Twins see good side of former teammate Liriano

Twins see good side of former teammate Liriano

Twins see good side of former teammate Liriano
MINNEAPOLIS -- The Twins have seen just about every side of Francisco Liriano.

Liriano's seven seasons with the Twins featured plenty of excellent outings but plenty of rough ones, too, as he was plagued by inconsistency, especially in recent years.

But when Liriano is on, he has no-hit stuff and it was again evident on Saturday afternoon. The Twins avoided being no-hit by their former teammate but couldn't avoid another loss in a 5-3 defeat to the White Sox at Target Field.

Liriano, who was dealt to the White Sox on July 28, held the Twins hitless for 6 2/3 innings before serving up a two-run blast to Trevor Plouffe after plunking Justin Morneau with two outs.

"When he's throwing his slider and his changeup over and his fastball like that, it's tough," Twins manager Ron Gardenhire said. "We've all seen it. We've seen him dominate teams. Just dominate them. So we've seen it on our side. But we've also seen him have trouble finding the strike zone, so anything Frankie does, we've seen it one way or another."

Liriano, who no-hit the White Sox on May 3, 2011, fell short of his second career no-no, but gave up just that one hit over seven innings with nine strikeouts and two walks.

Liriano said he didn't have a no-hitter on his mind this time around, as he was just trying to give his first-place team a chance to win.

"To be honest, I wasn't thinking about a no-hitter," said Liriano, who improved to 3-1 with a 5.10 ERA in 10 appearances with the White Sox since the trade. "I was trying to go deep in the game and throw less pitches each inning."

Their familiarity with Liriano didn't help the Twins, as his stuff was too good in his second career start against Minnesota. He's now 1-0 with a 2.77 ERA against the Twins.

"He threw his offspeed pitches for strikes and when he can do that, he's effective," said catcher Drew Butera, who caught Liriano 31 times in his career. "He had a good slider and changeup today and it allowed him to throw his fastball inside and run the two-seamer when he needed to."

He outpitched Twins right-hander Samuel Deduno, who struggled with his control. Deduno, making his 13th start, gave up four runs on three hits and five walks over just four innings.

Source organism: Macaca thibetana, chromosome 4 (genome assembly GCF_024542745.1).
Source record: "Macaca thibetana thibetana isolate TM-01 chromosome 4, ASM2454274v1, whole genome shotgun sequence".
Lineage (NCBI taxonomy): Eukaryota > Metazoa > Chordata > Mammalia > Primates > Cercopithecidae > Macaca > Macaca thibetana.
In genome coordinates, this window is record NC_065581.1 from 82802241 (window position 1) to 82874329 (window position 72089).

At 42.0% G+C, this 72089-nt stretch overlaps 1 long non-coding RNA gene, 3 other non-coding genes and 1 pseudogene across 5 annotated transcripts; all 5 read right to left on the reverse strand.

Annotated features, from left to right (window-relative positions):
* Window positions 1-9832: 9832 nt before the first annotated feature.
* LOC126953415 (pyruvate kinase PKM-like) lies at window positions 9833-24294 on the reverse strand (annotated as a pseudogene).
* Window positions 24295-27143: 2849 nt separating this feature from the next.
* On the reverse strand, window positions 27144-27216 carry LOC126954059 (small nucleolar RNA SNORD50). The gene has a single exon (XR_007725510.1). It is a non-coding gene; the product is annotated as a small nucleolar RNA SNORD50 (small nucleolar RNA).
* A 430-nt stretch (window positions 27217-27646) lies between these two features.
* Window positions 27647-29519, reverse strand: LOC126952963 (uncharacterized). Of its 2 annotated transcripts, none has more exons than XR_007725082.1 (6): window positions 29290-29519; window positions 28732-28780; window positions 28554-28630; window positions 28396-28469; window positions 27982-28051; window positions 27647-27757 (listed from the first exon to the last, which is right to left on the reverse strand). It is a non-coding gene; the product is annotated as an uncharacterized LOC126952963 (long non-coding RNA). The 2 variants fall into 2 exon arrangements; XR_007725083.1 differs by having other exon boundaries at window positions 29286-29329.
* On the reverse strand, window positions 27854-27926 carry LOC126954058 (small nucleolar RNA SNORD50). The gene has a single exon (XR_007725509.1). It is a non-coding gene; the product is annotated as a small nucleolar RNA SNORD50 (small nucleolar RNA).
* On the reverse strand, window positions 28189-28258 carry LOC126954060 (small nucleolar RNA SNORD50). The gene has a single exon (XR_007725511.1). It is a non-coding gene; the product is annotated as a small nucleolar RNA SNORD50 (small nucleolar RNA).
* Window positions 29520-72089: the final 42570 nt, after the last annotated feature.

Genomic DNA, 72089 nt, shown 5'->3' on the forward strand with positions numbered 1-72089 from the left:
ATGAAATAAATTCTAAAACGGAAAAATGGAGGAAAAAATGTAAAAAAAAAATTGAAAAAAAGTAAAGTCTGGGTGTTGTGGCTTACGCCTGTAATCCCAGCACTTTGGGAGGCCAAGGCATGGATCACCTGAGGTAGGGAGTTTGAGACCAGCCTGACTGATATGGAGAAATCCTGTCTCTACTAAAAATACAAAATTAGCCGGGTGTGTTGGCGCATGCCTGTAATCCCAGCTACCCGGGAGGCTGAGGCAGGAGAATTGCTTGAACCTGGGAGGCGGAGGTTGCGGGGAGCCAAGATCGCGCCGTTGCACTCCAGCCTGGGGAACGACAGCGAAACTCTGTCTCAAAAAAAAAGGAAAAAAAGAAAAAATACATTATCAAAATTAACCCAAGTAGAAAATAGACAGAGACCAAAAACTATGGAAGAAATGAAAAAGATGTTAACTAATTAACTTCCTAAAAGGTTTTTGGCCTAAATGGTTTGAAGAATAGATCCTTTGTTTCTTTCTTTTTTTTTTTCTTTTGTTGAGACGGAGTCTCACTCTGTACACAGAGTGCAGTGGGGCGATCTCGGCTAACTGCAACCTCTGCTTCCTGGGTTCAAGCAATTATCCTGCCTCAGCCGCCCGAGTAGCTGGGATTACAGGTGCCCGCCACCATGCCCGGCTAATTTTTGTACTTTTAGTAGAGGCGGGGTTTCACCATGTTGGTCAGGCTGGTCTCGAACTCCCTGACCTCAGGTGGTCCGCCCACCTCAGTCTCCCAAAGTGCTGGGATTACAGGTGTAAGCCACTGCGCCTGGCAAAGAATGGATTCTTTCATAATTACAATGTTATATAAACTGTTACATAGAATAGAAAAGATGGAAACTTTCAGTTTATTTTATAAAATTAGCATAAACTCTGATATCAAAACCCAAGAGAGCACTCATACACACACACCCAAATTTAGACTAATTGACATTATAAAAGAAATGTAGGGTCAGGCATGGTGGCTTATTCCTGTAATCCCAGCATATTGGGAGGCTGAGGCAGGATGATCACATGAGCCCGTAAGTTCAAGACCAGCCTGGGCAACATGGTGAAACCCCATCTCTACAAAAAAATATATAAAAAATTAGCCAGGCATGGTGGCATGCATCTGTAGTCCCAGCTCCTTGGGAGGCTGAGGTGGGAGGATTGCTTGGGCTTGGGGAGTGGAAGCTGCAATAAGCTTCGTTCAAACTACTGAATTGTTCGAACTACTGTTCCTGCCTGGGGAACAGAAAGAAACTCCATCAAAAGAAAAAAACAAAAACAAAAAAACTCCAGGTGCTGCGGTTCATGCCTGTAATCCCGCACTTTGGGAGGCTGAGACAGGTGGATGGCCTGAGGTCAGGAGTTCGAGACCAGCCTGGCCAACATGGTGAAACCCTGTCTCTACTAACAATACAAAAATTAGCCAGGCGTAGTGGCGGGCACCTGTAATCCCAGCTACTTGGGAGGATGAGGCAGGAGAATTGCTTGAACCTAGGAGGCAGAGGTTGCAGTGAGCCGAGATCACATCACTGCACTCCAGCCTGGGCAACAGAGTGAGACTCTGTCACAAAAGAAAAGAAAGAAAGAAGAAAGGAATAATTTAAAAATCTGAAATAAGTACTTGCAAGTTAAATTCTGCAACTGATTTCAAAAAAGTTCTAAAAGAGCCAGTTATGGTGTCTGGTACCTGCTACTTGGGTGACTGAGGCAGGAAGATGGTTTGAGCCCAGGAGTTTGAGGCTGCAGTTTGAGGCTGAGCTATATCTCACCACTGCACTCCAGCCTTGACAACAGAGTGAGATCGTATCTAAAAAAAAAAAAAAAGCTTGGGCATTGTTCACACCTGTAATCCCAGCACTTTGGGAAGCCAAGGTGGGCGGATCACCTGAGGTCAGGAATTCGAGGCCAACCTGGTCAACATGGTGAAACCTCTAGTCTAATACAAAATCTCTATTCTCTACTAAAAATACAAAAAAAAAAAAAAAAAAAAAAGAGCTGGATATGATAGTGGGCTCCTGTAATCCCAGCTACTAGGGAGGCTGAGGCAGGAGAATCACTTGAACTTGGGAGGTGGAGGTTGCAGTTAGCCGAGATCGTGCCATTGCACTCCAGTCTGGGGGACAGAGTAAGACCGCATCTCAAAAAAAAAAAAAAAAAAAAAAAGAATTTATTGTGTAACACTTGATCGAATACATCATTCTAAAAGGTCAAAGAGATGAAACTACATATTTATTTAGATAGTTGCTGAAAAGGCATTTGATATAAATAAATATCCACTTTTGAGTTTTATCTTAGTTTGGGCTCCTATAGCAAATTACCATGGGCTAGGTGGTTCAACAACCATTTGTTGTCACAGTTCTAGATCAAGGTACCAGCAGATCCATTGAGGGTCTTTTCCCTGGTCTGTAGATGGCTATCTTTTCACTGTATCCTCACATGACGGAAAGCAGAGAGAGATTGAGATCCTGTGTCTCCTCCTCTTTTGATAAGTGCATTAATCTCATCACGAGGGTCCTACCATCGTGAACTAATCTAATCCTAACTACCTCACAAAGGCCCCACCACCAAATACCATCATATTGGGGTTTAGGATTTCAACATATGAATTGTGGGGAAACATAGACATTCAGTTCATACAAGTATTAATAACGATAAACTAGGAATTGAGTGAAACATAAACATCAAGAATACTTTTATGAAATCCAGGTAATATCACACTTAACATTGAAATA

"My mechanics were OK, but I was just trying to do too much," Deduno said. "Nothing was working. But sometimes that's just part of the game."

The White Sox scored early, as Paul Konerko brought home the first run on an RBI groundout in the first inning after Kevin Youkilis walked and advanced to third on a single from Adam Dunn.

Konerko later crushed his 23rd homer in the third inning on a 2-1 fastball from Deduno. The two-run shot came after Deduno walked Dunn with two outs.

Chicago scored again in the fourth, when Dayan Viciedo walked, reached second on Deduno's second wild pitch of the game and scored on a two-out single from Gordon Beckham.

Former Twins reliever Jesse Crain struck out two in a scoreless eighth.

After the White Sox scored a run in the ninth against Tyler Robertson and Alex Burnett, the Twins loaded the bases with no outs in their final at-bat on two walks and Denard Span's single. Morneau then grounded into a double play against reliever Matt Thornton as a run scored and Plouffe grounded out to end the game.

"We had the right part of the lineup up there, the guys that are supposed to drive in the ball," Gardenhire said. "Morneau is going really well for us, and got some big hits for us, but you're facing a really good pitcher out there who throws really hard with a great angle. It was a good matchup, but [Thornton] got him today.

"But I like to see him up there, and even Trevor coming after. He's been swinging the bat pretty good, probably as well as anyone the past couple days. It was nice to see him out there, it just didn't work out."

Rhett Bollinger is a reporter for Read his blog, Bollinger Beat, and follow him on Twitter @RhettBollinger. This story was not subject to the approval of Major League Baseball or its clubs.